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Magnetic resonance imaging and the development of vascular targeted treatments for cancer.

Lankester, K.J.; (2005) Magnetic resonance imaging and the development of vascular targeted treatments for cancer. Doctoral thesis , University of London. Green open access

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The main subject of the work presented in this thesis is the further development of magnetic resonance imaging (MRI) as a non-invasive method of investigating tumour microcirculation. Two different MR techniques were used: dynamic contrast enhanced (DCE)-MRI and Blood Oxygen Level Dependent (BOLD)-MRI. Intravital microscopy was used to help interpret BOLD-MRI results. The ultimate aims were to determine whether MRI methods could be relied upon to define a drug as having vascular disrupting activity and to develop techniques to predict the effectiveness of vascular disruptive agents (VDA). In DCE-MRI, tissue enhancement is continuously monitored over several minutes after intravenous injection of contrast medium. Modelling of contrast agent kinetics generates quantitative parameters related to tissue blood flow rate and permeability, e.g. Ktrans (transfer constant). In a clinical study, patients had DCE-MRI examinations before and 24 hours after cytotoxic chemotherapy to establish whether any acute ami-vascular effects could be detected. No acute reductions in Ktrans were seen. In this project, the acute effects of the VDA, combretastatin A-4-phosphate, were investigated using DCE-MRI in SW1222 tumours in mice. Responses were seen both at a clinically relevant dose and at higher doses, and a dose-response relationship established. BOLD-MRI can detect changes in oxygenation and blood flow within tumours using deoxygenated haemoglobin as an intrinsic contrast agent. Tumours contain a variable proportion of immature vessels, which may explain differential sensitivity to VDAs. In this project, BOLD-MRI was used to assess tumour vessel maturity using consequent vasoreactivity to angiotensin II and carbon dioxide (as air-5%C02 or as carbogen) in an animal model. Intravital microscopy was used to directly observe response to these agents in mouse window chambers. Results suggest that response to vasoactive agents is useful for assessing vascular maturity in tumours but that more sensitive non-invasive imaging methods than BOLD-MRI are required for clinical use.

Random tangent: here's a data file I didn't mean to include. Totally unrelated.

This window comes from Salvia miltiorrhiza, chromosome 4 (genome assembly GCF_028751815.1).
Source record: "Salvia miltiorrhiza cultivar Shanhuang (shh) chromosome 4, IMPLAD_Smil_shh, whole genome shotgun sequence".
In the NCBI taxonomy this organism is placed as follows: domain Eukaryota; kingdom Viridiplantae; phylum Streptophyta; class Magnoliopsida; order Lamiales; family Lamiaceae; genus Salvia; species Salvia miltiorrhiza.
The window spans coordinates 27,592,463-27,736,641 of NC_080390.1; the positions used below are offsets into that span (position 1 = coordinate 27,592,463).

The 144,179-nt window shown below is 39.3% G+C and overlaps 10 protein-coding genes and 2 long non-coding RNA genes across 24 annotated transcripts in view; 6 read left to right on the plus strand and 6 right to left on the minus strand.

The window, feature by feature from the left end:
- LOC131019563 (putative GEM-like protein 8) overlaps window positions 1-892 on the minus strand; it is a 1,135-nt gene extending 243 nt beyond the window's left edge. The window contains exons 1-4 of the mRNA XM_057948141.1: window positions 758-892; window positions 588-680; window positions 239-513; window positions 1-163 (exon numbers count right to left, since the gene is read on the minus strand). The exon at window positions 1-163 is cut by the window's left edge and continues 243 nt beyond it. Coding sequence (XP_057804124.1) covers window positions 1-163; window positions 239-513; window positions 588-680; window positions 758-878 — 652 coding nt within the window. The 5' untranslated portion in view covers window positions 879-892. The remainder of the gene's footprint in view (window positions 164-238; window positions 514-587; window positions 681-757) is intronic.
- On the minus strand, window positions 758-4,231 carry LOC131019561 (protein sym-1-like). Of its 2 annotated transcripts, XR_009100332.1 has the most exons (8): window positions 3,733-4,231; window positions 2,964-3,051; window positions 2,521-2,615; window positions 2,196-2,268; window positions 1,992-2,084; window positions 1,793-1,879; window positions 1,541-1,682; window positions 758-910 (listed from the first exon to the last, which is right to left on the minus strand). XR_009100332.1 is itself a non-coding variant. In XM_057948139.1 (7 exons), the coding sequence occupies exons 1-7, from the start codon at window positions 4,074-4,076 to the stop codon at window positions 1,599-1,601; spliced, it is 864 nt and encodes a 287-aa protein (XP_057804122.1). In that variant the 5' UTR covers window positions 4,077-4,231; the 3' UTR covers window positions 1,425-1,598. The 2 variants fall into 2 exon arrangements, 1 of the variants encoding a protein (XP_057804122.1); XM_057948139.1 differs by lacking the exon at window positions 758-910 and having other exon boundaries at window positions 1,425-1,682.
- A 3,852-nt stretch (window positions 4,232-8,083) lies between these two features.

Type: Thesis (Doctoral)
Title: Magnetic resonance imaging and the development of vascular targeted treatments for cancer.
Identifier: PQ ETD:592232
Open access status: An open access version is available from UCL Discovery
Language: English
Additional information: Thesis digitised by ProQuest
UCL classification: UCL > Provost and Vice Provost Offices > School of Life and Medical Sciences > Faculty of Medical Sciences > Cancer Institute > Research Department of Oncology
URI: https://discovery.ucl.ac.uk/id/eprint/1444922
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